My Experience carrying the Koen Mikoshi during the Asakusa Sanja

The first time I saw a Matsuri was 10 years ago when I first came to Japan as a backpacker, in 2007. I saw the Asakusa Sanja Matsuri and thought I would really like to participate in one in the future, if I had the chance.


What I really enjoyed from seeing that Matsuri festival was the energy it transmitted, the tremendous fun people seemed to have, the camaraderie among Mikoshi carriers, the coordination and efforts among the people and ultimately, the order within the chaos that reigned.

 

10 years later, life brought me for work to Tokyo and, since my arrival, I was asking around how to participate in such event, even if I do not speak Japanese, nor am a Shinto religion member.



Thanks to the “real Japan on” organization and the help of my colleagues at Takeda, I was invited to join the Koen Mikoshi this year and I had a truly memorable life experience. I was able to see an angle of Japan that not many foreigners experience.

My day started at around 5 AM, when I woke up already excited about the day held for me. I arrived to the group´s Izakaya by 9 AM, where I was greeted by my host, Suzuki san, our sensei. I was welcomed warmly by the group who explained to me about the day, the traditions, our clothing, how the day´s “agenda” would look like and who of course gave me tips about carrying the Mikoshi.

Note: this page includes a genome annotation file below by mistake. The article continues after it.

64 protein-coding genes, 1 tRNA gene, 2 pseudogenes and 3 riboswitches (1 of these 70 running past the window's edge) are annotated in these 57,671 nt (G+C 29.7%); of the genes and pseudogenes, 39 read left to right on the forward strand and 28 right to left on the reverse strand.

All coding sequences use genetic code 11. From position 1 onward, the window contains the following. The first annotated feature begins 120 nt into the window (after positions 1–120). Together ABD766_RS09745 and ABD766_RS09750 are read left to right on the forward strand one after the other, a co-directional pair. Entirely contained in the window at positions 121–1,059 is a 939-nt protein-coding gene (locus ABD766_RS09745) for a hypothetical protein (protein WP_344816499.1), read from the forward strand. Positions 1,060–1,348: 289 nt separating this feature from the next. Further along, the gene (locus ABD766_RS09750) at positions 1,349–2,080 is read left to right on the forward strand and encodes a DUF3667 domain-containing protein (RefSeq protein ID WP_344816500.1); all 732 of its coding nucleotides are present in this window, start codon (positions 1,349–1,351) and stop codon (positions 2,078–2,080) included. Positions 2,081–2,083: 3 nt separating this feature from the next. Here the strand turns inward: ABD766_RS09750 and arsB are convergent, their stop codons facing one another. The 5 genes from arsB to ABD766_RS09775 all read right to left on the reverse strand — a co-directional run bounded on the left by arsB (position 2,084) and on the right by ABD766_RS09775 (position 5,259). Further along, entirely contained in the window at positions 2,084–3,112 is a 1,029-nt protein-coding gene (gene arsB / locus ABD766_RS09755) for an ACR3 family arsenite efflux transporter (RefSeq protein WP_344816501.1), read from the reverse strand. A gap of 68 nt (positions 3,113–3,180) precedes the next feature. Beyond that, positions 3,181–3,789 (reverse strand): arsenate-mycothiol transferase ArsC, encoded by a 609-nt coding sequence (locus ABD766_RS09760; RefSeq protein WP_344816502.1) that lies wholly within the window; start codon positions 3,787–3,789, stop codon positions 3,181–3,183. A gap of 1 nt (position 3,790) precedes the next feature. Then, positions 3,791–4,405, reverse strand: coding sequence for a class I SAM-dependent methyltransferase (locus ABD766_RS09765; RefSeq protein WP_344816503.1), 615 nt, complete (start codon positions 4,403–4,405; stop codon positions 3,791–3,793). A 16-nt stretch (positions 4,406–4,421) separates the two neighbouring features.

They were all curious about me as a Spaniard and also in particular about my interest in the Matsuri. I explained to them that in Spain we somehow have also Matsuries, during our “holy Week” and that we call them “Procesiones”. I showed them some pictures and they were impressed to see the similarities in our cultures, despite the tremendous differences also.

 

When the time came to carry the Mikoshi, after the blessing ceremony from the Shinto priests, I really was excited. Would it be too heavy? Or light enough as it was so many of us? Would I be accepted by the people, despite me not being Japanese or would they show their dissatisfaction?


All my questions were answered within the first minute or two. Carrying the Mikoshi was indeed heavy work, but also loads of fun and exciting.  People were welcoming me, despite the tremendous pressure and stress of carrying the Mikoshi in an organized way.


I would like to close this small article by thanking, profusely, Japan On for helping me be invited to this amazing event and to my colleagues in Takeda for helping me “real Japan on”. I will always carry this memory with me.

 

22 May 2017, Javier Asenjo

 



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